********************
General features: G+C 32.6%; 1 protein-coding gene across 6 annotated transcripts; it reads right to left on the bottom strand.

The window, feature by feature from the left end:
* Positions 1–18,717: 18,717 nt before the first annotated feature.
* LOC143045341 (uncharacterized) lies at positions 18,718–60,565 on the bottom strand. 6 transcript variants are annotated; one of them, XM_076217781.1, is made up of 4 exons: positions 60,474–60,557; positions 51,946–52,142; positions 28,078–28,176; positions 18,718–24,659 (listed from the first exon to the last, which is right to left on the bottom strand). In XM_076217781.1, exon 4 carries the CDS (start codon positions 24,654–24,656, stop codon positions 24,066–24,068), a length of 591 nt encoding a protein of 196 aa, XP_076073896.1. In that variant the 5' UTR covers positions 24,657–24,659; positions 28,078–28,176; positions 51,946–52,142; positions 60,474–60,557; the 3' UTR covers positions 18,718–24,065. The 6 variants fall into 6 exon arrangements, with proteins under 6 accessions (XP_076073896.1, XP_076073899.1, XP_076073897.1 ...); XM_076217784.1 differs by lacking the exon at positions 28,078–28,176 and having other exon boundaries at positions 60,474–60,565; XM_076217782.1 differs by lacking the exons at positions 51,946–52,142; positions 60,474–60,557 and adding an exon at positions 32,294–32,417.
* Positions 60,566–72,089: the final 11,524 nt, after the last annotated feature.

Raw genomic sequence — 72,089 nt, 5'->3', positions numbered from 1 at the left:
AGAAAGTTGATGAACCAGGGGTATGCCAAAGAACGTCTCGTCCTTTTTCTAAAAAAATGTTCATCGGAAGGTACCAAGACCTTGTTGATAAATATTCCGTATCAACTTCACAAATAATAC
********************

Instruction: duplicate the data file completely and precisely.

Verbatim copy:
General features: G+C 32.6%; 1 protein-coding gene across 6 annotated transcripts; it reads right to left on the bottom strand.

The window, feature by feature from the left end:
* Positions 1–18,717: 18,717 nt before the first annotated feature.
* LOC143045341 (uncharacterized) lies at positions 18,718–60,565 on the bottom strand. 6 transcript variants are annotated; one of them, XM_076217781.1, is made up of 4 exons: positions 60,474–60,557; positions 51,946–52,142; positions 28,078–28,176; positions 18,718–24,659 (listed from the first exon to the last, which is right to left on the bottom strand). In XM_076217781.1, exon 4 carries the CDS (start codon positions 24,654–24,656, stop codon positions 24,066–24,068), a length of 591 nt encoding a protein of 196 aa, XP_076073896.1. In that variant the 5' UTR covers positions 24,657–24,659; positions 28,078–28,176; positions 51,946–52,142; positions 60,474–60,557; the 3' UTR covers positions 18,718–24,065. The 6 variants fall into 6 exon arrangements, with proteins under 6 accessions (XP_076073896.1, XP_076073899.1, XP_076073897.1 ...); XM_076217784.1 differs by lacking the exon at positions 28,078–28,176 and having other exon boundaries at positions 60,474–60,565; XM_076217782.1 differs by lacking the exons at positions 51,946–52,142; positions 60,474–60,557 and adding an exon at positions 32,294–32,417.
* Positions 60,566–72,089: the final 11,524 nt, after the last annotated feature.

Raw genomic sequence — 72,089 nt, 5'->3', positions numbered from 1 at the left:
AGAAAGTTGATGAACCAGGGGTATGCCAAAGAACGTCTCGTCCTTTTTCTAAAAAAATGTTCATCGGAAGGTACCAAGACCTTGTTGATAAATATTCCGTATCAACTTCACAAATAATAC